Effects of Linezolid on Suppressing In Vivo Production of Staphylococcal Toxins and Improving Survival Outcomes in a Rabbit Model of Methicillin-Resistant Staphylococcus aureus Necrotizing Pneumonia

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Abstract

Background. Linezolid is recommended for treatment of pneumonia and other invasive infections caused by methicillin-resistant Staphylococcus aureus (MRSA). The premise underlying this recommendation is that linezolid inhibits in vivo production of potent staphylococcal exotoxins, including Panton-Valentine leukocidin (PVL) and α-hemolysin (Hla), although supporting evidence is lacking.

Methods. A rabbit model of necrotizing pneumonia using MRSA clone USA300 was used to compare therapeutic effects of linezolid (50 mg/kg 3 times/day) and vancomycin (30 mg/kg 2 times/day) administered 1.5, 4, and 9 hours after infection on host survival outcomes and in vivo bacterial toxin production.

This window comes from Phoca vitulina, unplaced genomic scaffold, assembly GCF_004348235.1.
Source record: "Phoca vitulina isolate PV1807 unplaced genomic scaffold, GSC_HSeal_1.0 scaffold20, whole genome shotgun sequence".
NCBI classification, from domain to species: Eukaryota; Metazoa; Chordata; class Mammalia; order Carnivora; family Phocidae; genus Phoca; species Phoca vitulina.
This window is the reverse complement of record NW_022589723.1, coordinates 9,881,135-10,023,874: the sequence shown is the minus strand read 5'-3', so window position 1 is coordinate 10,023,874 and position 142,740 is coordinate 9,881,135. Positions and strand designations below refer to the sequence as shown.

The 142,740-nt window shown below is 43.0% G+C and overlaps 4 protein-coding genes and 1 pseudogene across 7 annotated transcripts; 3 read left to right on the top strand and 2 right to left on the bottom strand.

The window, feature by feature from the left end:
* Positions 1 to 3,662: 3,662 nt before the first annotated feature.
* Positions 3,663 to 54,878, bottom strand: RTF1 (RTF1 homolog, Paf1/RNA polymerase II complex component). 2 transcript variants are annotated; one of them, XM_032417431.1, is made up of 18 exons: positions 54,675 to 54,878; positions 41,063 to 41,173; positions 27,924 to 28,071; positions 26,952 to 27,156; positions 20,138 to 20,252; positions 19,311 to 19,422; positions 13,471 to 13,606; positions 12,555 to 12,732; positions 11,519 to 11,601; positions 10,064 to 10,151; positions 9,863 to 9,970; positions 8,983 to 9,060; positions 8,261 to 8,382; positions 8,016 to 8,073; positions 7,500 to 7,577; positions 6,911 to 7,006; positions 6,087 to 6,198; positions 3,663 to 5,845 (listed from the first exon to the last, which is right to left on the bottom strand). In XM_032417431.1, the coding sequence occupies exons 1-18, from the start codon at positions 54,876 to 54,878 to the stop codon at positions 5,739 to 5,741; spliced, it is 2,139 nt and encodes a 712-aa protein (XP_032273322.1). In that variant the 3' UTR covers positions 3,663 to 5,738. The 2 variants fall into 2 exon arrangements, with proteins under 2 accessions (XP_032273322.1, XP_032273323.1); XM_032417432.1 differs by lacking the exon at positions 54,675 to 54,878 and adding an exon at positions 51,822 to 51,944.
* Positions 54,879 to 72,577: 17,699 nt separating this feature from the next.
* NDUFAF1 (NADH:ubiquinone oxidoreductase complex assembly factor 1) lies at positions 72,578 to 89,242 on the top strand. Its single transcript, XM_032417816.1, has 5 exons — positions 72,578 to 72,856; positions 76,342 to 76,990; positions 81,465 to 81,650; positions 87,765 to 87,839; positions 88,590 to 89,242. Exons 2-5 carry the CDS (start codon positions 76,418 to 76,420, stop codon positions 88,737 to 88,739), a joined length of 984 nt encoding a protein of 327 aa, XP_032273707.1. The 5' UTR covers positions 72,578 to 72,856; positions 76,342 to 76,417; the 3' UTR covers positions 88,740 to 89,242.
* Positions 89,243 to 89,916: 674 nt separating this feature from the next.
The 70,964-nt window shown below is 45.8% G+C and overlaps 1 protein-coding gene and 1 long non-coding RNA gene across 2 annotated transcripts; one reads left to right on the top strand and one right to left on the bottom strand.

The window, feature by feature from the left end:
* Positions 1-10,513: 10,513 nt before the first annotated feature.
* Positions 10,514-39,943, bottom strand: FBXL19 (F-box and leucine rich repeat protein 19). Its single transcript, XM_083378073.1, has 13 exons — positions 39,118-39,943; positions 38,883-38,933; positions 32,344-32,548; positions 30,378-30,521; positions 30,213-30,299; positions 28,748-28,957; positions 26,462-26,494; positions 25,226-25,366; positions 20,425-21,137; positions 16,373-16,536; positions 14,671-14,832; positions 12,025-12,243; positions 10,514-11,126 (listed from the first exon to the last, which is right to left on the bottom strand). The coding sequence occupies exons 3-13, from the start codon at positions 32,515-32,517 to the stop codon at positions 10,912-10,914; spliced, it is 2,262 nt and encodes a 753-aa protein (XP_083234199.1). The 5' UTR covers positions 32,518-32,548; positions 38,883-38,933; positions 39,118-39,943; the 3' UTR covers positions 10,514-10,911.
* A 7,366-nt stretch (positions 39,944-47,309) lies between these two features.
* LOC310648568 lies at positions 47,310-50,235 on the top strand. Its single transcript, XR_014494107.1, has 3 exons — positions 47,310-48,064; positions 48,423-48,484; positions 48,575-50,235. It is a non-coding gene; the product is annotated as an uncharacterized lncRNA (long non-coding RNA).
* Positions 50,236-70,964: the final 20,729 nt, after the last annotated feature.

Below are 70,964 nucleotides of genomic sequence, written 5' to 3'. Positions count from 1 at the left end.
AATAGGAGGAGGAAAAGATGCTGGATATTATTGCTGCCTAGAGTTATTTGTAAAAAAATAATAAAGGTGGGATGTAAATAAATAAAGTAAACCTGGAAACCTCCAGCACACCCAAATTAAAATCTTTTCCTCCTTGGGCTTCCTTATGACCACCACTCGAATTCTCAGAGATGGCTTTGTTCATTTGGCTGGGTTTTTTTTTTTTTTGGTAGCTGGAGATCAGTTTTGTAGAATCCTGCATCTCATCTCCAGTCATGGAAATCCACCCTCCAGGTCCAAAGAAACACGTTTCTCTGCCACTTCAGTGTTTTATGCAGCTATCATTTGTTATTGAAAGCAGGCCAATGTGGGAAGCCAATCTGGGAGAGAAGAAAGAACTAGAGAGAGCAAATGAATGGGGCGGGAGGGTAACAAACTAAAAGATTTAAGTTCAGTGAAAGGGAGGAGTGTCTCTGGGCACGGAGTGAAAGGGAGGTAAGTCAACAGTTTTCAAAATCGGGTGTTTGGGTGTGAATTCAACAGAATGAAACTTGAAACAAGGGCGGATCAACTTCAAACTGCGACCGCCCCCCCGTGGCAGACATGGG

Results. Mortality rates were 100% for untreated rabbits and 83%–100% for vancomycin-treated rabbits. In contrast, mortality rates were 25%, 50%, and 100% for rabbits treated with linezolid 1.5, 4, and 9 hours after infection, respectively. Compared with untreated and vancomycin-treated rabbits, improved survival of rabbits treated 1.5 hours after infection with linezolid was associated with a significant decrease in bacterial counts, suppressed bacterial production of PVL and Hla, and reduced production of the neutrophil-chemoattractant interleukin 8 in the lungs.

Conclusions. Across the study interval, only early treatment with linezolid resulted in significant suppression of exotoxin synthesis and improved survival outcomes in a rabbit model of MRSA necrotizing pneumonia.

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